Design 4All: Inclusive design means removing barriers for everyone
Jaguar Land Rover
Hundreds of colleagues gathered to learn about the importance of inclusive design at the British Motor Museum this week.
Global Customer Insights’ Design 4All conference looked at how inclusive design is achievable and lucrative for businesses willing to tap into and explore this market.
The day was hosted by comedian and writer Juliette Burton, as a number of speakers, including from Cambridge University, BBC, Proctor & Gamble and The Valuable 500, explained the importance of inclusive design and shared some of their successes.
Visitors were also given the opportunity to participate in a panel discussion and interactive workshops, where they could gain a clearer insight into the impact that being inclusive as a business can have when implemented correctly. Colleagues could also experience first-hand what is like to use aftermarket accessibility adaptations in ride and drive sessions throughout the day.
Anne-Sophie Boettcher, Jaguar Land Rover Global Research Senior Analyst, said that most brands and society don’t know how to interact with people with disabilities and mobility needs, and that needs to change, adding:
“The best products on the market used by people with disabilities have not been designed for them. They just have very good inclusive design.”
Marianne Waite, Director of The Valuable 500 Campaign, which aims to put disability on the business leadership agenda and is supported by both Microsoft and Apple, believes Jaguar Land Rover is in the perfect position to make a difference in the automotive sector.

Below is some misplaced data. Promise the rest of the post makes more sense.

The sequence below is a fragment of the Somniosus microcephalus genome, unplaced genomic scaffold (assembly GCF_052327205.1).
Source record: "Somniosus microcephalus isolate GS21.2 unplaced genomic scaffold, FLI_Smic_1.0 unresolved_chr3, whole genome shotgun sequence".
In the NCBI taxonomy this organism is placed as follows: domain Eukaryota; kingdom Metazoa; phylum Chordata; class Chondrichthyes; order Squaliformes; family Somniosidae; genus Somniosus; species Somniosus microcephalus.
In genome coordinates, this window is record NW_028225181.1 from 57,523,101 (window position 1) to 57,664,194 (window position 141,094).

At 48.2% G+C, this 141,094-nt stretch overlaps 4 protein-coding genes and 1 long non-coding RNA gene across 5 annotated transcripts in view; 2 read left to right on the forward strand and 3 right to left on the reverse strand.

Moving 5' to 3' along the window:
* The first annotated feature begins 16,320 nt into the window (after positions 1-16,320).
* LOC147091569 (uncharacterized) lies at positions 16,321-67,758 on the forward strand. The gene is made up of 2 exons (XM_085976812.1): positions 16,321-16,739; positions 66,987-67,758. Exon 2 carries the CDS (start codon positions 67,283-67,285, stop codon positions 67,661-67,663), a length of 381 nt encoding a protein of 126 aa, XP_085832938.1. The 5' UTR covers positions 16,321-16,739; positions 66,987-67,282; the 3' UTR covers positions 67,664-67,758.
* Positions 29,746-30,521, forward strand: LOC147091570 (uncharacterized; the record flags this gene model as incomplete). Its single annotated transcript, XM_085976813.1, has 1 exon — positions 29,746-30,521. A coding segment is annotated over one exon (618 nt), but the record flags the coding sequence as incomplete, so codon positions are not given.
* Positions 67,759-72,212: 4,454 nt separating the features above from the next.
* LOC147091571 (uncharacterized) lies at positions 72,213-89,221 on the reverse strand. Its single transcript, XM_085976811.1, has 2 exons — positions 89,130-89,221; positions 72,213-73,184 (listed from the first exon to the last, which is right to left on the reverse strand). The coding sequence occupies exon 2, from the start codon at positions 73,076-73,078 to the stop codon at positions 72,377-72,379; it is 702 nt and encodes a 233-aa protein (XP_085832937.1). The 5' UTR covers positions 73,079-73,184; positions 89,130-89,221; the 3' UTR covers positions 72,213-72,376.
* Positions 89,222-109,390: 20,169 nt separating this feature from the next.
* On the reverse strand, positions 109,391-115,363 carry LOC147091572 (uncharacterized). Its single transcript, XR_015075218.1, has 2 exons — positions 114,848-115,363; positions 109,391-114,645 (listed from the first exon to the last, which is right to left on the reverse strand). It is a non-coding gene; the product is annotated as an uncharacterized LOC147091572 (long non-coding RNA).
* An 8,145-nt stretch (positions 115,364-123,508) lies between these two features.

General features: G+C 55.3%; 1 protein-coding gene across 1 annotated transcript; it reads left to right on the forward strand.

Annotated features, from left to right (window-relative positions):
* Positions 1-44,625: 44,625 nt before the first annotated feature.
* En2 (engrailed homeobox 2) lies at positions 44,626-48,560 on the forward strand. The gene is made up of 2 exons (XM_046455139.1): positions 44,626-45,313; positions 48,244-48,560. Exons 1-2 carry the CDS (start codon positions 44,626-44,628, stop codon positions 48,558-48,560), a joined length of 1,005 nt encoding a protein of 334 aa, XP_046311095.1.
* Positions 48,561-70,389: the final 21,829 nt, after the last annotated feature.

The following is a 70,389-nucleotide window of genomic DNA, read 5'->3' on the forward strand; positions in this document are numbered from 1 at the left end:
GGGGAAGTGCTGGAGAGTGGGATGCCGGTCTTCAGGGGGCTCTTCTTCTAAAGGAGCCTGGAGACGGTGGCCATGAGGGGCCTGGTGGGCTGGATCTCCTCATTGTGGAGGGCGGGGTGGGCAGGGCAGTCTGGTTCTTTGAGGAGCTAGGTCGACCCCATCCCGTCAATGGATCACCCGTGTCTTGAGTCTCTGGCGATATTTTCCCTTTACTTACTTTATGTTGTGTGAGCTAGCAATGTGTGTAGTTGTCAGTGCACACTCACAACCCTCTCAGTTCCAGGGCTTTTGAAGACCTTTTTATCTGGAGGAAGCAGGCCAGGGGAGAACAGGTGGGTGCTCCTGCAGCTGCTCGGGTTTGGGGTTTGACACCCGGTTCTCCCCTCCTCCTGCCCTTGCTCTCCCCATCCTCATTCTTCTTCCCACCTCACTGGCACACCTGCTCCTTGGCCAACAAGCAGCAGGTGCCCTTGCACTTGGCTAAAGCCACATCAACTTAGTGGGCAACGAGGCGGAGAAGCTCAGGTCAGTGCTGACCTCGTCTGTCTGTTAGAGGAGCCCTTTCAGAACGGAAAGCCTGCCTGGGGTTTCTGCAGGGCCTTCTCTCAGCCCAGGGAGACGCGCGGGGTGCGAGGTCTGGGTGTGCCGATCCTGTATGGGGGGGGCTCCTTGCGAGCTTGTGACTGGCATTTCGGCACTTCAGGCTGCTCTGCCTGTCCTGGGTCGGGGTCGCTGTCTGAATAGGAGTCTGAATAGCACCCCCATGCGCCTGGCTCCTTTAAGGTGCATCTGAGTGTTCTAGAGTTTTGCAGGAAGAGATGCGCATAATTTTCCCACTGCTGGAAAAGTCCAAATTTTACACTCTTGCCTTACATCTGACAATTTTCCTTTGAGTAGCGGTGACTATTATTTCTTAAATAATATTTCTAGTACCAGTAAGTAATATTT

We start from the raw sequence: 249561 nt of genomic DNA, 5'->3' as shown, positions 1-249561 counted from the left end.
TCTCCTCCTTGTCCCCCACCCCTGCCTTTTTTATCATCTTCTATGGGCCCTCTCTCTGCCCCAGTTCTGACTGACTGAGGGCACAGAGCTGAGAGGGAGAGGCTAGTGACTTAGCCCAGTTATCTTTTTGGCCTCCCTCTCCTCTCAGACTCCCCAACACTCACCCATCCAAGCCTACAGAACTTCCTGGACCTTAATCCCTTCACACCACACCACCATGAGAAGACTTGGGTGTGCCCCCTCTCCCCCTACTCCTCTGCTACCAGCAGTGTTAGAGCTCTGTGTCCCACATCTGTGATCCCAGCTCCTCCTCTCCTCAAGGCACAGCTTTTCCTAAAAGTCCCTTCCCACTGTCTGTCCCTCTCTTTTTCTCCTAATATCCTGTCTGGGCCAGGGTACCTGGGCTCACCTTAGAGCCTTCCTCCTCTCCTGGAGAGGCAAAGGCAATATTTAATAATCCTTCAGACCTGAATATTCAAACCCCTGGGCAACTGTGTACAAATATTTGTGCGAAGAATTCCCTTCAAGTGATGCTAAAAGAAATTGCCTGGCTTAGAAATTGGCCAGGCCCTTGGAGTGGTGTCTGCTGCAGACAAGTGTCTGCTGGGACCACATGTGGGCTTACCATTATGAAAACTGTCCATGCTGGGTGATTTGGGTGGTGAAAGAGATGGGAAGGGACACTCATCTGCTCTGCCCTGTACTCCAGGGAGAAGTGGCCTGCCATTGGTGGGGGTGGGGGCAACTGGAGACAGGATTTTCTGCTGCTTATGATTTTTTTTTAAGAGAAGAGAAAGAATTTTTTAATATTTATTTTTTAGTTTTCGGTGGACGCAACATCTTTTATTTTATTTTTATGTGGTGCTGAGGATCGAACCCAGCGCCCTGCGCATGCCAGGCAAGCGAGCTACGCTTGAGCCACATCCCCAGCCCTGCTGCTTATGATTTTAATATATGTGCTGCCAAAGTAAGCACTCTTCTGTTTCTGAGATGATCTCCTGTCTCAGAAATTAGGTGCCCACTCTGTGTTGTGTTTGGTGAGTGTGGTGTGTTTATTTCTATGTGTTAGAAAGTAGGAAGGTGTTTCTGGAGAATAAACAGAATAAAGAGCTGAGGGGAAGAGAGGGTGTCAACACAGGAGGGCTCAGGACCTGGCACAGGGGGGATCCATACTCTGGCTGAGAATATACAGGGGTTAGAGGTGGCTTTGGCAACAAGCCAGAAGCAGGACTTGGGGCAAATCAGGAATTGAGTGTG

“If disability is not on your board agenda, neither is diversity,” she added. “There are big benefits for businesses that consider disabled people, including having access to a market the size of China with a spending power worth more than $8 trillion. It is one we can’t ignore.
“This isn’t about designing products for disabled people. It is about removing barriers for everyone.”
She added that the ambition of The Valuable 500 is to reposition disability as a highly stigmatised subject into one that is less so, and innovative form, function and design will help along the way.
A topic that was repeated throughout the day was redefining what ‘being disabled’ means. The speakers each commented that the common perception is of people with permanent disabilities. But actually the area stretches as far as those who are temporarily or situationally disabled, which could include recovering from a broken leg or simply having your arms full.
Sumaira Latif, Company Accessibility Leader at Proctor & Gamble, who is blind herself, said that everybody at some point is disabled in their lives, and being disabled is when something is not accessible.
“A misconception is that if you want to make something accessible it will cost more. That just isn’t the case,” she added. “It’s good business sense to focus on good design for all, because when a product makes you feel included, like my iPhone does, you have a strong love and loyalty towards that company.”
If you would like to find out more about the Design 4All event or inclusive design, email email@example.com.